A father nearly fell for an AI phone scam. He’s now speaking out to help others

A father nearly fell for an AI phone scam. He’s now speaking out to help others

A father nearly fell for an AI phone scam. He’s now speaking out to help others

Philadelphia attorney Gary Schildhorn received a call from who he believed was his son, saying that he needed money to post bail following a car crash. Mr Schildhorn later found out he nearly fell victim to scammers using AI to clone his son’s voice, reports Andrea Blanco


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When Gary Schildhorn picked up the phone while on his way to work back in 2020, he heard the panicked voice of his son Brett on the other end of the line.

Or so he thought.


A distressed Brett told Mr Schildhorn that he had wrecked his car and needed $9,000 to post bail. Brett said that his nose was broken, that he had hit a pregnant woman’s car and instructed his father to call the public attorney assigned to his case.

Mr Schildhorn did as told, but a short call with the supposed public defender, who ordered him to send the money through a Bitcoin kiosk, made the worried father feel uneasy about the situation. After a follow-up call with Brett, Mr Schildhorn realised that he almost fell victim to what the Federal Trade Commission has dubbed the “family emergency scam.”

“A FaceTime call from my son, he’s pointing to his nose and says, ‘My nose is fine, I’m fine, you’re being scammed,’” Mr Schildhorn, a practising corporate attorney in Philadelphia, told Congress during a hearing earlier this month. “I sat there in my car, I was physically affected by that. It was shock, and anger and relief.”

The elaborate scheme involves scammers using artificial intelligence to clone a person’s voice, which is then used to trick loved ones into sending money to cover a supposed emergency. When he contacted his local law enforcement department, Mr Schildhorn was redirected to the FBI, which then told him that the agency was aware of the type of scam, but couldn’t get involved unless the money was sent overseas.


The FTC first sounded the alarm in March; Don’t trust the voice. The agency has warned consumers that long gone are the days of easily identifiable clumsy scams, and that sophisticated technologies have brought along a new set of challenges officials are still trying to navigate.

All that is needed to replicate a human voice is a short audio of that person speaking — in some cases readily accessible through content posted on social media. The voice is mimicked with an AI voice-cloning program to sound just like the original clip.

New AI scams imitate loved ones in trouble

Some programs only require a three-second audio clip to generate whatever the scammer intends with a specific emotion or speaking style, according to PC Magazine. The threat is also present that dumbfounded family members answering the phone and asking questions to corroborate the scammer’s story may also be recorded, thus inadvertently providing more ammunition for scammers.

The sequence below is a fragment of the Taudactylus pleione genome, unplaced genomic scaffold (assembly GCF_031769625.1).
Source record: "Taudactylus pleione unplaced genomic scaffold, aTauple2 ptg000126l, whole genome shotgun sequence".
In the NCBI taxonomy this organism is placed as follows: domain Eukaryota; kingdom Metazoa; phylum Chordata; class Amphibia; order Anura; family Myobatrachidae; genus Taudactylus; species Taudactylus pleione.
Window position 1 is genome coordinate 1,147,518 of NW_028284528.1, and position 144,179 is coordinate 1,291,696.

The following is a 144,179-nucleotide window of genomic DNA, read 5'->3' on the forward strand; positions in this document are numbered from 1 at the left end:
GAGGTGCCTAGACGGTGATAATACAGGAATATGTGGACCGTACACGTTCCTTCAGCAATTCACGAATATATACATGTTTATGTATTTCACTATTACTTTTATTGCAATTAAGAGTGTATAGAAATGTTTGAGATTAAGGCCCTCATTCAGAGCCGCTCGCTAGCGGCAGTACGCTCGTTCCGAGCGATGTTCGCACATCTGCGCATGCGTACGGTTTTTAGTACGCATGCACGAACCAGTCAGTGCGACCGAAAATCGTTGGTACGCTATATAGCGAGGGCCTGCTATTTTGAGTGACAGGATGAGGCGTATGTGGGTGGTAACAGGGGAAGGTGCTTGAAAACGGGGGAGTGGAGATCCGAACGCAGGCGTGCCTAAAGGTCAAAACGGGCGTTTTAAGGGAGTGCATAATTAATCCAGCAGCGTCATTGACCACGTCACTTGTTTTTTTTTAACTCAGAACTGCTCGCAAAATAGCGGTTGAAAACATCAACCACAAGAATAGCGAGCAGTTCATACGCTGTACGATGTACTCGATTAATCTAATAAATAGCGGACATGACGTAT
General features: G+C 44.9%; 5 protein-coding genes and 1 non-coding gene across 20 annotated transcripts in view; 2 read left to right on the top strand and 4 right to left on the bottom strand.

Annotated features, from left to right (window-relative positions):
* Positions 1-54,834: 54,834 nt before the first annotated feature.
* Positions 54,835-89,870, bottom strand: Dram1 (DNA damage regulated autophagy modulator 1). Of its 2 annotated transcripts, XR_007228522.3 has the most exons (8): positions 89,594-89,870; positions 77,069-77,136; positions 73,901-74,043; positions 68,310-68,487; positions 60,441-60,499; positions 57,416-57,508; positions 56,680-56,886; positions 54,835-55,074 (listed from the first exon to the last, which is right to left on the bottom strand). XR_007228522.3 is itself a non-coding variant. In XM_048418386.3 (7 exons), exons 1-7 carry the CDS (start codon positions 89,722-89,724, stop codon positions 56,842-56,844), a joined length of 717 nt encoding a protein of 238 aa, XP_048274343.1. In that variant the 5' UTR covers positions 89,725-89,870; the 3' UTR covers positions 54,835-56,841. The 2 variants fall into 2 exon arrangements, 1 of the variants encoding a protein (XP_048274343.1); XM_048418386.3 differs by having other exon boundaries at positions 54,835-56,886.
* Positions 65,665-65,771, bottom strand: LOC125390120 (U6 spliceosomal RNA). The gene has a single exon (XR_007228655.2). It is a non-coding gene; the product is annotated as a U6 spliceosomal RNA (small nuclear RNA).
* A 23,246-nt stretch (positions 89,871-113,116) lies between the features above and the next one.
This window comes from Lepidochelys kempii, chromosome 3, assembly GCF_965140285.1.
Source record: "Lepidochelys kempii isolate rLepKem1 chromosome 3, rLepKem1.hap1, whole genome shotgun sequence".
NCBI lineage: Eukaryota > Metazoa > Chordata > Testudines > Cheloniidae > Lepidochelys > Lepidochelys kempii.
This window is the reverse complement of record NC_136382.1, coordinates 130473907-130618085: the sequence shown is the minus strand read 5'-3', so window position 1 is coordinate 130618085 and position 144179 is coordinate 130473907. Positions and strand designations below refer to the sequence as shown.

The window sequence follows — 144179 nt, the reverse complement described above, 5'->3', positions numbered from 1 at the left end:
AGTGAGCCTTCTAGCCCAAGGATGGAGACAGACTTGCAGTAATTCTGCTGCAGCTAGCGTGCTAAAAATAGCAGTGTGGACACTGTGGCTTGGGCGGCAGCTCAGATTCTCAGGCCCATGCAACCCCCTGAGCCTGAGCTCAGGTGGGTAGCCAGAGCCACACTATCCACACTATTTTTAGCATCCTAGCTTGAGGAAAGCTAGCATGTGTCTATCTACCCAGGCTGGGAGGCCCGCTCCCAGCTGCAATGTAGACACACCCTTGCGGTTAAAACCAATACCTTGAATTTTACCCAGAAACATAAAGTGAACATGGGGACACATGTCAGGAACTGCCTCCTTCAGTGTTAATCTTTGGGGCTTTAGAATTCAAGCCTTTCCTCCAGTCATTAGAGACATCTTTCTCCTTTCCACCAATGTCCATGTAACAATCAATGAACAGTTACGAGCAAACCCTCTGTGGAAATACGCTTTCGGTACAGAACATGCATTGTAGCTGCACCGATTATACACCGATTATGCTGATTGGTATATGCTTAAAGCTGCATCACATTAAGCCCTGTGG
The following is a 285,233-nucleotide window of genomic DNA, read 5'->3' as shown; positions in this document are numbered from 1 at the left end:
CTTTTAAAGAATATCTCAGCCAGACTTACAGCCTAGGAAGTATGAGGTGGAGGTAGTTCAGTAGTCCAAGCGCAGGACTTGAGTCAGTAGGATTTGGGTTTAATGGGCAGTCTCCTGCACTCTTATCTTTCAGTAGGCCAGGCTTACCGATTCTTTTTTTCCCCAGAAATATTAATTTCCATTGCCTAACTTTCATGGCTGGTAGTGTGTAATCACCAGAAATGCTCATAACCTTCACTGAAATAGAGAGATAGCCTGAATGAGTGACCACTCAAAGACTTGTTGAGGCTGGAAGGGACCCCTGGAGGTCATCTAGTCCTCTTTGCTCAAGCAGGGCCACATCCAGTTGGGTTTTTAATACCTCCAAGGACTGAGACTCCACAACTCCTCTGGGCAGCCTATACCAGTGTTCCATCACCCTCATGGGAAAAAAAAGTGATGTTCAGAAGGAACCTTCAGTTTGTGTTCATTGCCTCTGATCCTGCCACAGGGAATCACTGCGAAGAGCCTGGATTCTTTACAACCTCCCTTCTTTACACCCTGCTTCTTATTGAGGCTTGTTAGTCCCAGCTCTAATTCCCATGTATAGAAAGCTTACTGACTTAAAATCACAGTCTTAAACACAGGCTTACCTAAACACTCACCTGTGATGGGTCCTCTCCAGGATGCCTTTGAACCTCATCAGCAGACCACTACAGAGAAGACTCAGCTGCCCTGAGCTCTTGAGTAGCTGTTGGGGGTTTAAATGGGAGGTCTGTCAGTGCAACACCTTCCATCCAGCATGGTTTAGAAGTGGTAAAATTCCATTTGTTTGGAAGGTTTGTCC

“Scammers ask you to pay or send money in ways that make it hard to get your money back,” the FTC advisory states. “If the caller says to wire money, send cryptocurrency, or buy gift cards and give them the card numbers and PINs, those could be signs of a scam.”

The rise of AI voice cloning scams has forced lawmakers to explore venues to regulate the use of new technology. During a Senate hearing in June, Pennsylvania mother Jennifer DeStefano shared her own experience with voice cloning scams, and how it left her shaken.

At the June hearing, Ms Stefano recounted hearing who she believed was her 15-year-old daughter crying and sobbing on the phone before a man told her he would “pump [the teen’s] stomach full of drugs and send her to Mexico” if the mother called police. A call to her daughter confirmed that she was safe.

“I will never be able to shake that voice and the desperate cry for help from my mind,” Ms DeStefano said at the time. “There’s no limit to the evil AI can bring. If left uncontrolled and unregulated, it will rewrite the concept of what is real and what is not.”


Unfortunately, existing legislation falls short of protecting victims of this type of scam.

IP expert Michael Teich wrote in an August column for IPWatchdog that laws designed to protect privacy may apply in some cases of voice-cloning scams, but they’re only actionable by the person whose voice was used, not the victim of the fraud.

Meanwhile, existing copyright laws do not recognise ownership of a person’s voice.

“That has left me frustrated because I have been involved in cases of consumer fraud, and I almost fell for this,” Mr Schildhorn told Congress. “The only thing I thought I could do was warn people … I’ve received calls from people across the country who … have lost money, and they were devastated. They were emotionally and physically hurt, they almost called to get a phone call hug.”

The FTC has yet to set any requirements for the companies developing the voice cloning programs, but according to Mr Teich, they could potentially face legal consequences if they fail to provide safeguards going forward.

To address the growing number of voice cloning scams, the FTC has announced an open call to action. Participants are asked to develop solutions that protect consumers from voice cloning harms, and the winners will receive a prize of $25,000.

The agency asks victims of voice-cloning fraud to report those on its website.


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